Wednesday, October 01, 2014

Europeans Accuse Ireland of Giving Apple Illegal Tax Break

By PATRICIA COHEN and JAMES KANTER, NYT
SEPT. 30, 2014

In a warning shot to companies shopping for tax deals around the globe, the European Commission publicly accused Ireland on Tuesday of giving illegal subsidies to Apple and cautioned that the country might need to collect back taxes from the company, which outside analysts said could reach into the billions of dollars.

These findings, which constitute a preliminary indictment of Apple’s past arrangements with Ireland, come as policy makers in the United States and Europe try to block some of the inventive maneuvers multinationals use to limit taxes in their home countries and reduce their worldwide payments as much as possible.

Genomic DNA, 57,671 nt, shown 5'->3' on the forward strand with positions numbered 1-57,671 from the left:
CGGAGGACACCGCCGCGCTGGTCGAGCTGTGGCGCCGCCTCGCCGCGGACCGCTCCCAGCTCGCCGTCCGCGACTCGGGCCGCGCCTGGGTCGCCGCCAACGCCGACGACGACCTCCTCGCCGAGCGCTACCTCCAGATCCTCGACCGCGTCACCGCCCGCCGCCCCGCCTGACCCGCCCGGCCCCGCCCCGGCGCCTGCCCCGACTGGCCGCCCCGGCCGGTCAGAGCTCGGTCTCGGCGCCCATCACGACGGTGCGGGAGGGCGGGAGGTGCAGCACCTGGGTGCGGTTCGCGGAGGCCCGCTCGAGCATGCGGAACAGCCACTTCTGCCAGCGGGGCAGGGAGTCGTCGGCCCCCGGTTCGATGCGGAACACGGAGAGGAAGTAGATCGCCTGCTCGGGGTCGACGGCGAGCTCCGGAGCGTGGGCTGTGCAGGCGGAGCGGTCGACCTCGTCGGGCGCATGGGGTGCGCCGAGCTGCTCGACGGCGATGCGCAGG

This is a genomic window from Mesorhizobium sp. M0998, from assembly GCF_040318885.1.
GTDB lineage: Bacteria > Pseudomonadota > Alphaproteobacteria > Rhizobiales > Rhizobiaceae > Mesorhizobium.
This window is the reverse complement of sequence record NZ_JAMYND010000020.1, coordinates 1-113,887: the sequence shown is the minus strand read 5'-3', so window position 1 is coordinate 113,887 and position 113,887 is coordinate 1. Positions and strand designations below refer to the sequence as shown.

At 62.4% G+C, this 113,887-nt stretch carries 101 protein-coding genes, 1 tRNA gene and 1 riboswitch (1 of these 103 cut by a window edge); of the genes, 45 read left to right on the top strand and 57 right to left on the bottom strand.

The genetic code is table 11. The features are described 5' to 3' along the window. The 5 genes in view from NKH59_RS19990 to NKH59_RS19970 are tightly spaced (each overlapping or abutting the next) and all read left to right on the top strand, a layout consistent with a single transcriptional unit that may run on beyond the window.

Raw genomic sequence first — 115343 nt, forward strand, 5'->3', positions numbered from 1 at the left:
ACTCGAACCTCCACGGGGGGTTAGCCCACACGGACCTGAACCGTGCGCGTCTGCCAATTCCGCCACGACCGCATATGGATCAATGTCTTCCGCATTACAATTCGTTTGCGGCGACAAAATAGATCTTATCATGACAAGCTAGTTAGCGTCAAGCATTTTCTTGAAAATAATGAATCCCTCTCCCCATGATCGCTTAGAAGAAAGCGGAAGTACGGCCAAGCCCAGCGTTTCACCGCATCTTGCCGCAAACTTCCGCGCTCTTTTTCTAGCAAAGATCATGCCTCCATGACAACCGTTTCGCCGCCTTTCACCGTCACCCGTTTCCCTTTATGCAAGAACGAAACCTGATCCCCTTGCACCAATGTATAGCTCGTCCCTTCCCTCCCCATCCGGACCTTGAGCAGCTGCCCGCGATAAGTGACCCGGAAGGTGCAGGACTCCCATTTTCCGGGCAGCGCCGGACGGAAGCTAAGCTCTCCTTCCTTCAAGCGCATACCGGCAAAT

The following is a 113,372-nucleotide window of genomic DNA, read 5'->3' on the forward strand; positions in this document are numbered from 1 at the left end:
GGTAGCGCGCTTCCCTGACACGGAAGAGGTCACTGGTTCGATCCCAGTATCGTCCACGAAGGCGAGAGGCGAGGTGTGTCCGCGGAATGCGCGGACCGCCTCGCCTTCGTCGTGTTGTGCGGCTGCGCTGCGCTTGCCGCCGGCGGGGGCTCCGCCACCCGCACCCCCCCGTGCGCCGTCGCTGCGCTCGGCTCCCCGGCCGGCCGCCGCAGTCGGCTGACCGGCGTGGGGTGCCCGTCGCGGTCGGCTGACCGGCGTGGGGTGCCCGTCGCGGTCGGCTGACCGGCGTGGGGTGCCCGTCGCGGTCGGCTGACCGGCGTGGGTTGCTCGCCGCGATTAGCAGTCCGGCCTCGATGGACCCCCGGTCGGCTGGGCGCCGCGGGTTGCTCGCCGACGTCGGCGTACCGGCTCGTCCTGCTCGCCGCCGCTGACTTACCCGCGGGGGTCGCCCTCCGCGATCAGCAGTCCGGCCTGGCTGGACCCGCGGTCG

“The light bulb has gone off that trade wars by another name and conducted through the tax system are just as ruinous,” said Edward D. Kleinbard, a professor at the University of Southern California’s Gould School of Law and a former chief of staff to the Congressional Joint Committee on Taxation.

The commission’s 21-page report, which was sent to Ireland in mid-June but released with redactions only on Tuesday, chastises Irish officials for giving Apple unlawful “state aid” that masqueraded as tax breaks. These special deals, it said, created unfair advantages for Ireland over other European Union member countries.

(More here.)

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